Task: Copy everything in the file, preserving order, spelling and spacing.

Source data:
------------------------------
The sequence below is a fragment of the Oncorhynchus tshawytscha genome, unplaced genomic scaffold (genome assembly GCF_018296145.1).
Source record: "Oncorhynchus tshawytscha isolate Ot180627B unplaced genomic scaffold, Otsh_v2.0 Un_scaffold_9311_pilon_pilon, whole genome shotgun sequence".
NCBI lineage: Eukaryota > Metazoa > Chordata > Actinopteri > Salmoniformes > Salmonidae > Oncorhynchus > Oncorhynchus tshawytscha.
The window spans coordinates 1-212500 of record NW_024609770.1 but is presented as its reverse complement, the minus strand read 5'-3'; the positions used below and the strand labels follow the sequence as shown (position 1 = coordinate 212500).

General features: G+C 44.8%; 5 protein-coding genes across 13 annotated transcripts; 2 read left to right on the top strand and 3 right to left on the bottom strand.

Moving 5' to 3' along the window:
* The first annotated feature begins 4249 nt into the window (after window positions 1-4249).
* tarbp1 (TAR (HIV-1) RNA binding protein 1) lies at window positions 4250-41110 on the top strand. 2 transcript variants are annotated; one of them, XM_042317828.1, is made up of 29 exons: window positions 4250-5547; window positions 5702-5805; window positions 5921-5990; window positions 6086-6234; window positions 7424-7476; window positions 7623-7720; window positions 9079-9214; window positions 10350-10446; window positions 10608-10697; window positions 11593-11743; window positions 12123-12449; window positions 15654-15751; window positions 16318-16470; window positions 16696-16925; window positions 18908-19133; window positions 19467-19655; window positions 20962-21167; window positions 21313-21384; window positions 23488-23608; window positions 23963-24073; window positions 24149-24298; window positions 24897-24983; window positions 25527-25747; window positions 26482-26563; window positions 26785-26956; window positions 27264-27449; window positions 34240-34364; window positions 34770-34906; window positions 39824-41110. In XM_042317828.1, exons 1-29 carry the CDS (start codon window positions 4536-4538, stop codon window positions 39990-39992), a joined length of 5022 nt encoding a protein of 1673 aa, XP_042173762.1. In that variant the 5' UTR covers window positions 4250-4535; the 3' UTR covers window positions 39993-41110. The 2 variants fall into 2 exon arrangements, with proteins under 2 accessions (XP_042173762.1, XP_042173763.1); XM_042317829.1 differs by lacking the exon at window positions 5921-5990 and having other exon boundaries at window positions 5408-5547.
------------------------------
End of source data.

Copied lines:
The sequence below is a fragment of the Oncorhynchus tshawytscha genome, unplaced genomic scaffold (genome assembly GCF_018296145.1).
Source record: "Oncorhynchus tshawytscha isolate Ot180627B unplaced genomic scaffold, Otsh_v2.0 Un_scaffold_9311_pilon_pilon, whole genome shotgun sequence".
NCBI lineage: Eukaryota > Metazoa > Chordata > Actinopteri > Salmoniformes > Salmonidae > Oncorhynchus > Oncorhynchus tshawytscha.
The window spans coordinates 1-212500 of record NW_024609770.1 but is presented as its reverse complement, the minus strand read 5'-3'; the positions used below and the strand labels follow the sequence as shown (position 1 = coordinate 212500).

General features: G+C 44.8%; 5 protein-coding genes across 13 annotated transcripts; 2 read left to right on the top strand and 3 right to left on the bottom strand.

Moving 5' to 3' along the window:
* The first annotated feature begins 4249 nt into the window (after window positions 1-4249).
* tarbp1 (TAR (HIV-1) RNA binding protein 1) lies at window positions 4250-41110 on the top strand. 2 transcript variants are annotated; one of them, XM_042317828.1, is made up of 29 exons: window positions 4250-5547; window positions 5702-5805; window positions 5921-5990; window positions 6086-6234; window positions 7424-7476; window positions 7623-7720; window positions 9079-9214; window positions 10350-10446; window positions 10608-10697; window positions 11593-11743; window positions 12123-12449; window positions 15654-15751; window positions 16318-16470; window positions 16696-16925; window positions 18908-19133; window positions 19467-19655; window positions 20962-21167; window positions 21313-21384; window positions 23488-23608; window positions 23963-24073; window positions 24149-24298; window positions 24897-24983; window positions 25527-25747; window positions 26482-26563; window positions 26785-26956; window positions 27264-27449; window positions 34240-34364; window positions 34770-34906; window positions 39824-41110. In XM_042317828.1, exons 1-29 carry the CDS (start codon window positions 4536-4538, stop codon window positions 39990-39992), a joined length of 5022 nt encoding a protein of 1673 aa, XP_042173762.1. In that variant the 5' UTR covers window positions 4250-4535; the 3' UTR covers window positions 39993-41110. The 2 variants fall into 2 exon arrangements, with proteins under 2 accessions (XP_042173762.1, XP_042173763.1); XM_042317829.1 differs by lacking the exon at window positions 5921-5990 and having other exon boundaries at window positions 5408-5547.